One of the most common questions I get at my clinic runs along the following lines....
"Hey, I just noticed my dog is constipated. What can I give him for that?"
I'm sure that there will be some people that won't really read through the next parts, so if you found this blog entry by doing an internet search for the problem, please go through this carefully (and read my disclaimer sidebar).
In most cases where an owner thinks their dog or cat is constipated, they actually aren't. In fact, they probably have diarrhea. I don't have data on this, just nearly 17 years of being a practicing vet and numerous cases. In almost every case of "straining to have a bowel movement" assumed to be constipation it turns out that the stool is actually very loose. And giving medicine for constipation will make the problem worse.
When the colon is irritated or inflamed the body responds by increasing the strength and frequency of contractions. The body is trying to expel whatever caused the problem. Unfortunately the contractions will continue even if there are no feces to pass. Stop and think about this for a moment because we've all been there. All of us have had times when we've had a virus, food poisoning, or just something that really upsets our bowels. We're sitting there on the toilet having rather uncomfortable straining and contractions even though nothing is coming our or getting stuck. If you took a laxative at that moment, how do you think you're going to feel?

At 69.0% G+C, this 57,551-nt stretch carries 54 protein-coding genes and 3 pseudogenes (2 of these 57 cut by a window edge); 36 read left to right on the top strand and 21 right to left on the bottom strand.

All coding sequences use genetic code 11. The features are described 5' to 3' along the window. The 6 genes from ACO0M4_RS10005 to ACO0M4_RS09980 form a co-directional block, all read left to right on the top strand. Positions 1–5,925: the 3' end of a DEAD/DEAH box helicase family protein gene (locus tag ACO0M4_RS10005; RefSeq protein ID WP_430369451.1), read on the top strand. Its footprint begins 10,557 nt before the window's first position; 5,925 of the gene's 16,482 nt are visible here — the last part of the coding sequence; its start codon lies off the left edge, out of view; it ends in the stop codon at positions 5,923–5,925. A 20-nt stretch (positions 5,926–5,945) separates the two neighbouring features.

Don't get me wrong....animals can get constipated. Cats are especially prone to a condition called megacolon where the lower GI tract becomes distended and cannot push feces out, resulting in dehydration of the stool and constipation. If you ignore constipation you could be leading to more serious problems. However, if you treat diarrhea as if it were constipation you're going to also cause worse problems.
So what do you do? How do you tell if the pet is truly constipated? Well, you have two options. 1) Put your finger in your dog's/cat's rectum, palpate the abdomen, and see if there is blocked or hard feces. 2) Take your pet to the vet. I certainly don't recommend option #1 as you could potentially hurt your pet, they won't like it, and most people don't know what "normal" is like in order to make the proper assessment. That only leaves #2. Yes, I know that's not what you wanted to hear, otherwise you wouldn't be looking for advice from "Dr. Google". However, that's absolutely the best option.
The take-home lesson here is that what looks like constipation isn't always constipation, and you need a veterinary exam in order to make the best assessment.